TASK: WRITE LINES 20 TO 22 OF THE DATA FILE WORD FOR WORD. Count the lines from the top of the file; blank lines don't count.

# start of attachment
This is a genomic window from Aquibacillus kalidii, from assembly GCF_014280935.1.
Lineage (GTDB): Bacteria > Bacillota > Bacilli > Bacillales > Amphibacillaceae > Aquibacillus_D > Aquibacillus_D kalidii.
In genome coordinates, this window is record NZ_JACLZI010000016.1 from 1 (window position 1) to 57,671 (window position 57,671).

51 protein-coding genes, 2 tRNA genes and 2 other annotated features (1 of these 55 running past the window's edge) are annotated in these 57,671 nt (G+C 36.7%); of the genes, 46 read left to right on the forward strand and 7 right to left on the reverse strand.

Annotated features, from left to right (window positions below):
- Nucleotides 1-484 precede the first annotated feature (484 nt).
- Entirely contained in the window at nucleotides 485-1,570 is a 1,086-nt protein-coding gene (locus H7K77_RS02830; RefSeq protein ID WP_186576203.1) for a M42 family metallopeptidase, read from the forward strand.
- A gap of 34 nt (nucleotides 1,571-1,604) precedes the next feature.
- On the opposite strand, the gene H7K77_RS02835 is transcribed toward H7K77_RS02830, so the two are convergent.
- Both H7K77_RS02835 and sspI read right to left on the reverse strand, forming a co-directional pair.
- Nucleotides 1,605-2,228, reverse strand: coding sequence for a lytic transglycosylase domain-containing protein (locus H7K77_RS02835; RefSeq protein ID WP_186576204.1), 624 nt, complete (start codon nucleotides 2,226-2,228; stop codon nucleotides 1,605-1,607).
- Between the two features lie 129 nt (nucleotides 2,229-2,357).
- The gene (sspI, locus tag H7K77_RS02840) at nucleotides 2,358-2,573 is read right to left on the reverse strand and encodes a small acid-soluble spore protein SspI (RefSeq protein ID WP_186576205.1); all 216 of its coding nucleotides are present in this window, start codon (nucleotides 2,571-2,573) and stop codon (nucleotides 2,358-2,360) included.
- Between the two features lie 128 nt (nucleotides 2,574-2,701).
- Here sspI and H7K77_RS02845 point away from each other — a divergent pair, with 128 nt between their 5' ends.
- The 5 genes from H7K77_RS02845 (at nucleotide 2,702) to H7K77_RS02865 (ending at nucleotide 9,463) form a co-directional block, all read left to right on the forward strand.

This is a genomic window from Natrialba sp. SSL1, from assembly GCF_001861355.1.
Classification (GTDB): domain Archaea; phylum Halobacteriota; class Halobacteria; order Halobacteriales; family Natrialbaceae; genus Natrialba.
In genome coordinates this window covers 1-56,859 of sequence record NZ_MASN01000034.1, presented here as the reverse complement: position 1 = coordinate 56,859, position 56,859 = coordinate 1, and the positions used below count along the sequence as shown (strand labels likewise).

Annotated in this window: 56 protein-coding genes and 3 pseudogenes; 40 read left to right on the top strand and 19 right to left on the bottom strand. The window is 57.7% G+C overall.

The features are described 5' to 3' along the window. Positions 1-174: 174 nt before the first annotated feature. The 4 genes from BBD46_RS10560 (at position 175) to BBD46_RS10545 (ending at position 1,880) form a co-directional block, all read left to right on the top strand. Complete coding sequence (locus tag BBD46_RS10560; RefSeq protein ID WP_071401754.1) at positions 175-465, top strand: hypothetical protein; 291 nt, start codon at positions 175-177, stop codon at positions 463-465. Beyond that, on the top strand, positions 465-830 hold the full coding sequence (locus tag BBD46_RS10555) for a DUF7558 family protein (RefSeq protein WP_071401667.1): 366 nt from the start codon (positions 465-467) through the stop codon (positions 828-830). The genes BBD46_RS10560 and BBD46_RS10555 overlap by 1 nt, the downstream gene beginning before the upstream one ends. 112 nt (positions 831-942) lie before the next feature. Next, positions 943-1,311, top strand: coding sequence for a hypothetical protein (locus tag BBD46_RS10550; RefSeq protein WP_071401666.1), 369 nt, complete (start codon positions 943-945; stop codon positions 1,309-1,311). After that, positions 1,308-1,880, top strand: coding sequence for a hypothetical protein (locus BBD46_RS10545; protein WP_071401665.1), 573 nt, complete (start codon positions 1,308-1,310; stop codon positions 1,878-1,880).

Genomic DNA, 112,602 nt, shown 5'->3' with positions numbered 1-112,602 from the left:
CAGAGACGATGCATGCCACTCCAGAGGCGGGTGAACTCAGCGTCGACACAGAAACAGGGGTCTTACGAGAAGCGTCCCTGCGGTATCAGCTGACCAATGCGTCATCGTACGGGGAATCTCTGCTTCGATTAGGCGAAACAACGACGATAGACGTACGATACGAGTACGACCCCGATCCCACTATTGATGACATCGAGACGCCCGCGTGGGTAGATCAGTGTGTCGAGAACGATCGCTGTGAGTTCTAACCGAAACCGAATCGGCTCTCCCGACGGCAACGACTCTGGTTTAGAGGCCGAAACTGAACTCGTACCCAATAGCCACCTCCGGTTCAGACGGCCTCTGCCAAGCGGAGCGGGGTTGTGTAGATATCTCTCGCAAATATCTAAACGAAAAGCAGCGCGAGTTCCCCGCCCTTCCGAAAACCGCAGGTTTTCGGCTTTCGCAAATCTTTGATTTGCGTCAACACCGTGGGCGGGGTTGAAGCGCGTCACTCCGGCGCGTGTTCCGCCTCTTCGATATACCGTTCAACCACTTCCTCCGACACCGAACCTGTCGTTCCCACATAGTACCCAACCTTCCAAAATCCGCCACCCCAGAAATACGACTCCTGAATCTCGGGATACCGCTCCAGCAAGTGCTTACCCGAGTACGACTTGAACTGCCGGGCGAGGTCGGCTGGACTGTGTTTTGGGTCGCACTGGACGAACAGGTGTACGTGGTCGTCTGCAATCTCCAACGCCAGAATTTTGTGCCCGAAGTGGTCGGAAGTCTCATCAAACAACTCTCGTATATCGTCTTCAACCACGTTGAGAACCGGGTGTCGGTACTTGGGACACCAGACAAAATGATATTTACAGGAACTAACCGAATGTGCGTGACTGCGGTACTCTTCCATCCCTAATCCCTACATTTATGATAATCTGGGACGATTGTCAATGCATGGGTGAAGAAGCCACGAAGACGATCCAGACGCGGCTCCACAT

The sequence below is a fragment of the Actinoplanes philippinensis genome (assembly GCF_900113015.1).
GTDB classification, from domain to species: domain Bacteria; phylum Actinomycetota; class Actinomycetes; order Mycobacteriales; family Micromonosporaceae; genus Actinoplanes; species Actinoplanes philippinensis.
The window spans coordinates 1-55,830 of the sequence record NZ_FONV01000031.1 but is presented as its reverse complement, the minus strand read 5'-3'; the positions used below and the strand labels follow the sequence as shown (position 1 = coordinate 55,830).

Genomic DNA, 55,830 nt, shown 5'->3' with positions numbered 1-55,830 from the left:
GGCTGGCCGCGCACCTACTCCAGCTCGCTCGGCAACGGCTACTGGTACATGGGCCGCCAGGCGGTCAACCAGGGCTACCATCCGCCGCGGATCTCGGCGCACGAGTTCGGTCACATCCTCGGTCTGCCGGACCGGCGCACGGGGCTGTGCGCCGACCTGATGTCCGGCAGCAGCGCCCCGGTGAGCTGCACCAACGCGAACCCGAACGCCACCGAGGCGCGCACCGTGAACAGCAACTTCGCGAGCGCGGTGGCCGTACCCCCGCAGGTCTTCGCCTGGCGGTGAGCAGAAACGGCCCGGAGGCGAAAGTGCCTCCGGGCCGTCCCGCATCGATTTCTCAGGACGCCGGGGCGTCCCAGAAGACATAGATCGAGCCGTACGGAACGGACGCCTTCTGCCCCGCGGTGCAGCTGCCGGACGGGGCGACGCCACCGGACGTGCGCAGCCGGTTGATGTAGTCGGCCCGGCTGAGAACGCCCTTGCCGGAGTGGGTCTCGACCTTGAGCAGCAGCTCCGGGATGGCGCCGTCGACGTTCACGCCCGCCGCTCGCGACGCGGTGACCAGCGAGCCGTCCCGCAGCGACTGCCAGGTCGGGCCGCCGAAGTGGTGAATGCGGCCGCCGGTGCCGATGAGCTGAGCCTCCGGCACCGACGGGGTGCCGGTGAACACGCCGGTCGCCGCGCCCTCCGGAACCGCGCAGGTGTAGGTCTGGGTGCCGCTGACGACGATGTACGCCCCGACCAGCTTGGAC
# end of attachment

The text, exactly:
Annotated in this window: 56 protein-coding genes and 3 pseudogenes; 40 read left to right on the top strand and 19 right to left on the bottom strand. The window is 57.7% G+C overall.

The features are described 5' to 3' along the window. Positions 1-174: 174 nt before the first annotated feature. The 4 genes from BBD46_RS10560 (at position 175) to BBD46_RS10545 (ending at position 1,880) form a co-directional block, all read left to right on the top strand. Complete coding sequence (locus tag BBD46_RS10560; RefSeq protein ID WP_071401754.1) at positions 175-465, top strand: hypothetical protein; 291 nt, start codon at positions 175-177, stop codon at positions 463-465. Beyond that, on the top strand, positions 465-830 hold the full coding sequence (locus tag BBD46_RS10555) for a DUF7558 family protein (RefSeq protein WP_071401667.1): 366 nt from the start codon (positions 465-467) through the stop codon (positions 828-830). The genes BBD46_RS10560 and BBD46_RS10555 overlap by 1 nt, the downstream gene beginning before the upstream one ends. 112 nt (positions 831-942) lie before the next feature. Next, positions 943-1,311, top strand: coding sequence for a hypothetical protein (locus tag BBD46_RS10550; RefSeq protein WP_071401666.1), 369 nt, complete (start codon positions 943-945; stop codon positions 1,309-1,311). After that, positions 1,308-1,880, top strand: coding sequence for a hypothetical protein (locus BBD46_RS10545; protein WP_071401665.1), 573 nt, complete (start codon positions 1,308-1,310; stop codon positions 1,878-1,880).

Genomic DNA, 112,602 nt, shown 5'->3' with positions numbered 1-112,602 from the left: